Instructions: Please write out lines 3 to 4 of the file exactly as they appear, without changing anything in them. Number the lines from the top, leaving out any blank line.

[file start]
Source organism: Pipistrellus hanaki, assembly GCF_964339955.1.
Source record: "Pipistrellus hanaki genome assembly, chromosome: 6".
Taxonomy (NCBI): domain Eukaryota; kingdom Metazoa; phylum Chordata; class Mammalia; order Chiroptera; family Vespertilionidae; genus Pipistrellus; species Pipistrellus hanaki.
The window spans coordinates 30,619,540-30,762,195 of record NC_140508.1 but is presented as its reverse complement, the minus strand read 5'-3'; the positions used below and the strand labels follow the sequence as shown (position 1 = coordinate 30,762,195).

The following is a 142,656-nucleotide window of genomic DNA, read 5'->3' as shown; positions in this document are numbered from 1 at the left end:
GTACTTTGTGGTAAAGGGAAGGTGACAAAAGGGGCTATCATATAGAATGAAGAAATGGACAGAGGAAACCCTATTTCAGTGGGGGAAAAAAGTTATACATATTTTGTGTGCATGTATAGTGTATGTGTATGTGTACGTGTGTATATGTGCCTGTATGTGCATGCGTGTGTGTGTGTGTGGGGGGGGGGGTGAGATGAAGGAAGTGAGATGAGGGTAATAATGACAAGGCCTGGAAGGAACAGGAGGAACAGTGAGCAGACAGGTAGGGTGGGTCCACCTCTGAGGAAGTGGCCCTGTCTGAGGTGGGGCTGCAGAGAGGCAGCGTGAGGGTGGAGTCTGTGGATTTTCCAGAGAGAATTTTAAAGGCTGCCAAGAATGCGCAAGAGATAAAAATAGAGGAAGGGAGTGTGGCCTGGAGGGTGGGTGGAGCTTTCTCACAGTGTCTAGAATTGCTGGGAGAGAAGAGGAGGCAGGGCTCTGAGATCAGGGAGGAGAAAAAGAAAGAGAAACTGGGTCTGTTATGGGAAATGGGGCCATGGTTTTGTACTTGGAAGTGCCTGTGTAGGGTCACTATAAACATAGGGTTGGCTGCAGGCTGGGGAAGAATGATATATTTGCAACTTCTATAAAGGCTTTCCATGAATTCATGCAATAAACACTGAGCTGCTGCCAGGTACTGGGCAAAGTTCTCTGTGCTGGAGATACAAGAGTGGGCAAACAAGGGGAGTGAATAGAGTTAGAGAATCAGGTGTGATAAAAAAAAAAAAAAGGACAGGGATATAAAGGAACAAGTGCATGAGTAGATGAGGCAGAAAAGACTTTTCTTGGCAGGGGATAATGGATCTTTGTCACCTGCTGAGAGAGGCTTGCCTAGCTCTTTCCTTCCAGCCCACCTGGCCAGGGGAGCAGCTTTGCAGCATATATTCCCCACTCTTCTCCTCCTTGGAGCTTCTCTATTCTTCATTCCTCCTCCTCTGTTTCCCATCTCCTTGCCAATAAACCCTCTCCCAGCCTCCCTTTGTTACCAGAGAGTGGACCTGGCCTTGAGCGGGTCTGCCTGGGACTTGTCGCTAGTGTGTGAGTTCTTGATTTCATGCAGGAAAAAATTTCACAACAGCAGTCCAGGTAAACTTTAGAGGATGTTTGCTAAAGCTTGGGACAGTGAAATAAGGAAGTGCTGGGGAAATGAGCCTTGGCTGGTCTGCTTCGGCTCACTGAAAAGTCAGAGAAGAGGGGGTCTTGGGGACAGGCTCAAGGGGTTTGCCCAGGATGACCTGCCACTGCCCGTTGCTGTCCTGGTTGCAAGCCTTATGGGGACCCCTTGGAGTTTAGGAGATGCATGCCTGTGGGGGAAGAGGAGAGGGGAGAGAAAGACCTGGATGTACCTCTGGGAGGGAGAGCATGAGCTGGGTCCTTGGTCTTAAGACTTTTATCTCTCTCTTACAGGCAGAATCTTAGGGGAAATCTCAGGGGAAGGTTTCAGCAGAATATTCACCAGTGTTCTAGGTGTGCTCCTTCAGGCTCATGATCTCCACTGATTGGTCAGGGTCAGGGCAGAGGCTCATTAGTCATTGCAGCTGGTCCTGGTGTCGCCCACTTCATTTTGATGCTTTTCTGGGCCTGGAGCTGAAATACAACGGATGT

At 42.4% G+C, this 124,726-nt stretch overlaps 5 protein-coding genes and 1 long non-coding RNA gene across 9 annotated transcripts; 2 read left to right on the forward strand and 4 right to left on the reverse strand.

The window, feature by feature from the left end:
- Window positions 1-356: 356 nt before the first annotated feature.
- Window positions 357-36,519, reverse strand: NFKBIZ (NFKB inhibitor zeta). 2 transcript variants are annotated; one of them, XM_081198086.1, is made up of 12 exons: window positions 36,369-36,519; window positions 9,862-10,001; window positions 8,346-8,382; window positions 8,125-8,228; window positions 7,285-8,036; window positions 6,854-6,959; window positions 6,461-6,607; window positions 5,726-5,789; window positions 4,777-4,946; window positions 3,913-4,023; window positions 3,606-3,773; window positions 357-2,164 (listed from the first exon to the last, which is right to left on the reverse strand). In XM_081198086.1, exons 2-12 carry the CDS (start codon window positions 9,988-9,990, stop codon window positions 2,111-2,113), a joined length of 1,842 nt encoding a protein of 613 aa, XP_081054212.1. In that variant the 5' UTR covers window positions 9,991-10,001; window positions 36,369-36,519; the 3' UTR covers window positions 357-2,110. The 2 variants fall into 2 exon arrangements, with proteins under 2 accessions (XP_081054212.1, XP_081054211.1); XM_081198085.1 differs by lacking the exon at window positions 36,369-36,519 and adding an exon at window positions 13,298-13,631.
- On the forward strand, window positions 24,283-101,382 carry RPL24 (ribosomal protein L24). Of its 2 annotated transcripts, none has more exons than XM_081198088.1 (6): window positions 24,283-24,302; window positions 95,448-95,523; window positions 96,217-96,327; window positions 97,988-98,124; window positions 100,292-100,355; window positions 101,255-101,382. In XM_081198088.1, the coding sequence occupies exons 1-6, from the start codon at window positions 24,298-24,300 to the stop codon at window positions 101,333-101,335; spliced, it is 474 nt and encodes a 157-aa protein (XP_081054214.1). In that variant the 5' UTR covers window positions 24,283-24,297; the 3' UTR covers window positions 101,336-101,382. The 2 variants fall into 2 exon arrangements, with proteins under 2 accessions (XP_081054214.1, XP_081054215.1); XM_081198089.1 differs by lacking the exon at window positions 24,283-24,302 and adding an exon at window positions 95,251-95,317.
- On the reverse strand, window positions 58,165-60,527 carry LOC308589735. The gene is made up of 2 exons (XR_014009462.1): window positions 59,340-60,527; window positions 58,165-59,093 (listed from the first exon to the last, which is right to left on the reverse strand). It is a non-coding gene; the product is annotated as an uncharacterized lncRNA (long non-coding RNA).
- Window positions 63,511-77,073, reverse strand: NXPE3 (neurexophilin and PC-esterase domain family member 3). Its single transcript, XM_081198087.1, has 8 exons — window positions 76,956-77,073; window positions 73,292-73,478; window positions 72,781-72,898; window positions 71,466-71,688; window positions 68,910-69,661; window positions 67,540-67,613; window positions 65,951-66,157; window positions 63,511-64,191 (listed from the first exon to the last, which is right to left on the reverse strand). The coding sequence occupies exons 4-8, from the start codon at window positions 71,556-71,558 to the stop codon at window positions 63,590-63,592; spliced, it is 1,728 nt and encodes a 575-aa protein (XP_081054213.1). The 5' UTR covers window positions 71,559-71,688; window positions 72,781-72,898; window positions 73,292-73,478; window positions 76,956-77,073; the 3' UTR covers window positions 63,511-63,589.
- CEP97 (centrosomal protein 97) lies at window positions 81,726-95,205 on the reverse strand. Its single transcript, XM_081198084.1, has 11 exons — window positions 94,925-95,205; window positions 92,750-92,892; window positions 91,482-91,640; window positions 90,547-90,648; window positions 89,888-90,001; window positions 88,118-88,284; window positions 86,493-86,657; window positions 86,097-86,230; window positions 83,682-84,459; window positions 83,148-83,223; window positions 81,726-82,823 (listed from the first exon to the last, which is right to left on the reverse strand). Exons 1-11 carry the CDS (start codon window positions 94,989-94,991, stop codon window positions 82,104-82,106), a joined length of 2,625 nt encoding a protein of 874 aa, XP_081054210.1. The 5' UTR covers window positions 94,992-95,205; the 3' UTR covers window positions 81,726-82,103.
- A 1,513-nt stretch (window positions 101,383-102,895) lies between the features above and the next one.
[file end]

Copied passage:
Taxonomy (NCBI): domain Eukaryota; kingdom Metazoa; phylum Chordata; class Mammalia; order Chiroptera; family Vespertilionidae; genus Pipistrellus; species Pipistrellus hanaki.
The window spans coordinates 30,619,540-30,762,195 of record NC_140508.1 but is presented as its reverse complement, the minus strand read 5'-3'; the positions used below and the strand labels follow the sequence as shown (position 1 = coordinate 30,762,195).